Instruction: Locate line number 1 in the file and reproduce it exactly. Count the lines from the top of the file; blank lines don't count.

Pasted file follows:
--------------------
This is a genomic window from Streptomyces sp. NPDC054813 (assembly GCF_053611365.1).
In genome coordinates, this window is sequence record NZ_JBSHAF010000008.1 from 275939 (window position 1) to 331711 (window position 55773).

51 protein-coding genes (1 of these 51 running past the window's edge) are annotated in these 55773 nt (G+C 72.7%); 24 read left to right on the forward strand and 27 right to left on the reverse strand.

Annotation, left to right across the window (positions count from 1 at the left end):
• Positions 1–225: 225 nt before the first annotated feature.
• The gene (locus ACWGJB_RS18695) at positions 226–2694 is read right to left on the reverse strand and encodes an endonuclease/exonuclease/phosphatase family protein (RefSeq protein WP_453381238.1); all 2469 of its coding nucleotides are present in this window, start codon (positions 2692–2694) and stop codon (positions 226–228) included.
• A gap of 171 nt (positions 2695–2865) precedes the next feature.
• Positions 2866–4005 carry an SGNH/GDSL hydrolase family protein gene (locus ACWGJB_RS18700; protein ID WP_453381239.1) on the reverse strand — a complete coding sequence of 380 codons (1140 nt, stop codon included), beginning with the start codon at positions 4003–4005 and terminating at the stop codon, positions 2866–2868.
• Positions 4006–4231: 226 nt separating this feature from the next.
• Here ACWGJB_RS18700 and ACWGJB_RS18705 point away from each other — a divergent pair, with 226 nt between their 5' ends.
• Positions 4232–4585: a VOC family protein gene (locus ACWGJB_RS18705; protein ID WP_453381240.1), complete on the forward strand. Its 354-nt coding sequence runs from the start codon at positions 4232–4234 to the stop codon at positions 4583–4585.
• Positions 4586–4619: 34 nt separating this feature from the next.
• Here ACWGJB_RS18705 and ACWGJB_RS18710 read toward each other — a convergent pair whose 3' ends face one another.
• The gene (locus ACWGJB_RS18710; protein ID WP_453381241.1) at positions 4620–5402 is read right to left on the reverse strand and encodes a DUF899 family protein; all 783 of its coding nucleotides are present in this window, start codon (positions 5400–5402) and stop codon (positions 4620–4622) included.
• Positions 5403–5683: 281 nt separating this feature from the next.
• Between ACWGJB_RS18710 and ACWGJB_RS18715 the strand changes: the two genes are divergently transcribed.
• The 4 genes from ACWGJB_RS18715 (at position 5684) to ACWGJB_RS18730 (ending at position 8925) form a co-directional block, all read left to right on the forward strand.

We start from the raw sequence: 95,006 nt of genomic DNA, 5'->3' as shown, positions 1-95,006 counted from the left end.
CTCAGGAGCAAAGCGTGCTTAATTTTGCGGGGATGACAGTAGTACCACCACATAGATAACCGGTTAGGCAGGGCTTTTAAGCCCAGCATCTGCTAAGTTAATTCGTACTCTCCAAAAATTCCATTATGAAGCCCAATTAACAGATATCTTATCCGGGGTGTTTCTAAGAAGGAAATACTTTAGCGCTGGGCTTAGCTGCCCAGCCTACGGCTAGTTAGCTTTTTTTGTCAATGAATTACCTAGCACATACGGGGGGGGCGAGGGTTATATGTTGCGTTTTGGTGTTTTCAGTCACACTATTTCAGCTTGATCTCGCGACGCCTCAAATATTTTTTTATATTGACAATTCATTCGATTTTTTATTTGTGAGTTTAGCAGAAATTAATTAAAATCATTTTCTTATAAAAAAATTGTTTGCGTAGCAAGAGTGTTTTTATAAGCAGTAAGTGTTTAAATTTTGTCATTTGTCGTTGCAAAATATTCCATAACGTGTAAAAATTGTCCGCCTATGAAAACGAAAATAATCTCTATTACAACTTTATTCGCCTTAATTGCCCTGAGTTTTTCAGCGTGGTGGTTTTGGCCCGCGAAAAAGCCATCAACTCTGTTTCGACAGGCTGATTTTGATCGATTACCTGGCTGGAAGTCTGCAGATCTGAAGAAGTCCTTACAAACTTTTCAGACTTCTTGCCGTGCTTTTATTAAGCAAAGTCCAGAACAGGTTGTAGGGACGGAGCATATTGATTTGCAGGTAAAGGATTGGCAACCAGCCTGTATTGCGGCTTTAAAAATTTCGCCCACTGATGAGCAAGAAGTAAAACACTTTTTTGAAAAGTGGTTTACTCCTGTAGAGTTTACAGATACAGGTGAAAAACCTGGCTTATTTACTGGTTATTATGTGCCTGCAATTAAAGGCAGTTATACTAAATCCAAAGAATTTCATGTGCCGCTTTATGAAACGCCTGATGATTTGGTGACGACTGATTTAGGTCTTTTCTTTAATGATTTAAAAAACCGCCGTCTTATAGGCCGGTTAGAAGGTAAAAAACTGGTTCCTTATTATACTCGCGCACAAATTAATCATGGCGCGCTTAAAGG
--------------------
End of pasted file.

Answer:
This is a genomic window from Streptomyces sp. NPDC054813 (assembly GCF_053611365.1).